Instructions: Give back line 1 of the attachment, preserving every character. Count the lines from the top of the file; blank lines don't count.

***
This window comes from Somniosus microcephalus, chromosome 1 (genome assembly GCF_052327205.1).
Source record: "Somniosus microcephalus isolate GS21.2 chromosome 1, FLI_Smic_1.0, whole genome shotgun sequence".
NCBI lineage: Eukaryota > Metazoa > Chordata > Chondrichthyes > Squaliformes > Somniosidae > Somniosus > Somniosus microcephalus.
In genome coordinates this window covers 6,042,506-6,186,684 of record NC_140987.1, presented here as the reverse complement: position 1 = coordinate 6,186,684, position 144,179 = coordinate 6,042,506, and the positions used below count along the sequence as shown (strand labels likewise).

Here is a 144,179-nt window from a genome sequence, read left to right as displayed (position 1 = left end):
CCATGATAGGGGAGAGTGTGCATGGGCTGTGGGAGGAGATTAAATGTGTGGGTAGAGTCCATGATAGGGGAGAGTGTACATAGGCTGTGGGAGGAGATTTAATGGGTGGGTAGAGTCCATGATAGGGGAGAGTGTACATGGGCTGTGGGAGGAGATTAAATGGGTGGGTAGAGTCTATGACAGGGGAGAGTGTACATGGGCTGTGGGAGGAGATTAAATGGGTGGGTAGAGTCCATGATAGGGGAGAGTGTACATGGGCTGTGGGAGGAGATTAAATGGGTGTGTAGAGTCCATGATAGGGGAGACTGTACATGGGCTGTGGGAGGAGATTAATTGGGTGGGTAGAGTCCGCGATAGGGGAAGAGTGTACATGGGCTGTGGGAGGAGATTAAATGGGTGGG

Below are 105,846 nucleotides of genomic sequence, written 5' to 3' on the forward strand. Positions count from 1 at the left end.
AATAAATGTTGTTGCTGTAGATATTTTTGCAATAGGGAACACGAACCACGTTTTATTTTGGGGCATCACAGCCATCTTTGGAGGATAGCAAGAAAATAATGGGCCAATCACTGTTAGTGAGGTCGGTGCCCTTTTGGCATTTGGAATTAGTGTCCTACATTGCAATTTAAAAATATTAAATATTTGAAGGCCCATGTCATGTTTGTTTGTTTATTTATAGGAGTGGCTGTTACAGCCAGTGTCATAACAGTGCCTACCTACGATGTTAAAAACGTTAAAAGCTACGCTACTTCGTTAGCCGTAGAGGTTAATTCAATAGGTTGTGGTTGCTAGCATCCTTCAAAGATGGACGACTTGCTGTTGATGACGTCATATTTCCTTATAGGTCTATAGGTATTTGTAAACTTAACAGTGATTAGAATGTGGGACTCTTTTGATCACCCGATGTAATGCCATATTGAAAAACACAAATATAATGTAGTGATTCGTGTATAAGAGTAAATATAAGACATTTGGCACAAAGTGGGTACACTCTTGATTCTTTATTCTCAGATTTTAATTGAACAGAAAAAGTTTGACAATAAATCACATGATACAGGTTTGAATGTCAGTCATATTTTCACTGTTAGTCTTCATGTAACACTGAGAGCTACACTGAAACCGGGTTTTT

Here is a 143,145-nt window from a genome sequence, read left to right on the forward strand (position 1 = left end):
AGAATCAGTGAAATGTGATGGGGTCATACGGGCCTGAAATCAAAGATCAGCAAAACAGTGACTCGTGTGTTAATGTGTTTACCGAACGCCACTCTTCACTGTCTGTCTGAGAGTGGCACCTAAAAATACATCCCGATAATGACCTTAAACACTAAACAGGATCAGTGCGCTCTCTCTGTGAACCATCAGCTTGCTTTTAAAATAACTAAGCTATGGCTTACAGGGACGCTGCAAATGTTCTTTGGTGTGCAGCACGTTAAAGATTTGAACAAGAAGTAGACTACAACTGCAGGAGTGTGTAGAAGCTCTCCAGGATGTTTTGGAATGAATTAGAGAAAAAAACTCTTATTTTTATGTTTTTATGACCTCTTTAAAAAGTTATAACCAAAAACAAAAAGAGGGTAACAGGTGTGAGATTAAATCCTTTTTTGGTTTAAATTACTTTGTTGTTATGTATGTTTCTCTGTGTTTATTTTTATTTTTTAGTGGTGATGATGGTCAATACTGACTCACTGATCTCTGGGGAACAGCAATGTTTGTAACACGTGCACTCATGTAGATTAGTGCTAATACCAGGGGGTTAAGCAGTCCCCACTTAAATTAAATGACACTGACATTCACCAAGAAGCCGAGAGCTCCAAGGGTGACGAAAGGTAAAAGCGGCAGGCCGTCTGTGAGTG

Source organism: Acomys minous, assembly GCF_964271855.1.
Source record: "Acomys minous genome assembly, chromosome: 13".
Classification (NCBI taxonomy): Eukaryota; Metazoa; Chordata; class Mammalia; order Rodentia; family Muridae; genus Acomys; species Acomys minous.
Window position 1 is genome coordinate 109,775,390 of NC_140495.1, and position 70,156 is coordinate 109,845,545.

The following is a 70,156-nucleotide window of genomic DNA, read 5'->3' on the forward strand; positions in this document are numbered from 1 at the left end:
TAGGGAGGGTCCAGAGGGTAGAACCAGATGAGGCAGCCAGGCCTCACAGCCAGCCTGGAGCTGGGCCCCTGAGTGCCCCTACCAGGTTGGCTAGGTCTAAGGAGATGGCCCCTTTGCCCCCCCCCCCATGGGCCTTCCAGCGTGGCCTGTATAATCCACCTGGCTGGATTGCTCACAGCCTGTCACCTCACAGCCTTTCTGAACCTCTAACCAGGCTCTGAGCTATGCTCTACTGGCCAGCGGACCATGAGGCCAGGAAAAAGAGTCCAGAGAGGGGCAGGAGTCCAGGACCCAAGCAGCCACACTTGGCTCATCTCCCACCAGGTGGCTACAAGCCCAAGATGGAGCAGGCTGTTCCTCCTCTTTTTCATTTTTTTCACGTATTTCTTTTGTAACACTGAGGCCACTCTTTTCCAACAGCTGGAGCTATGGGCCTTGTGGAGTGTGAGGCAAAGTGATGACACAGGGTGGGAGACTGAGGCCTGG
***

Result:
This window comes from Somniosus microcephalus, chromosome 1 (genome assembly GCF_052327205.1).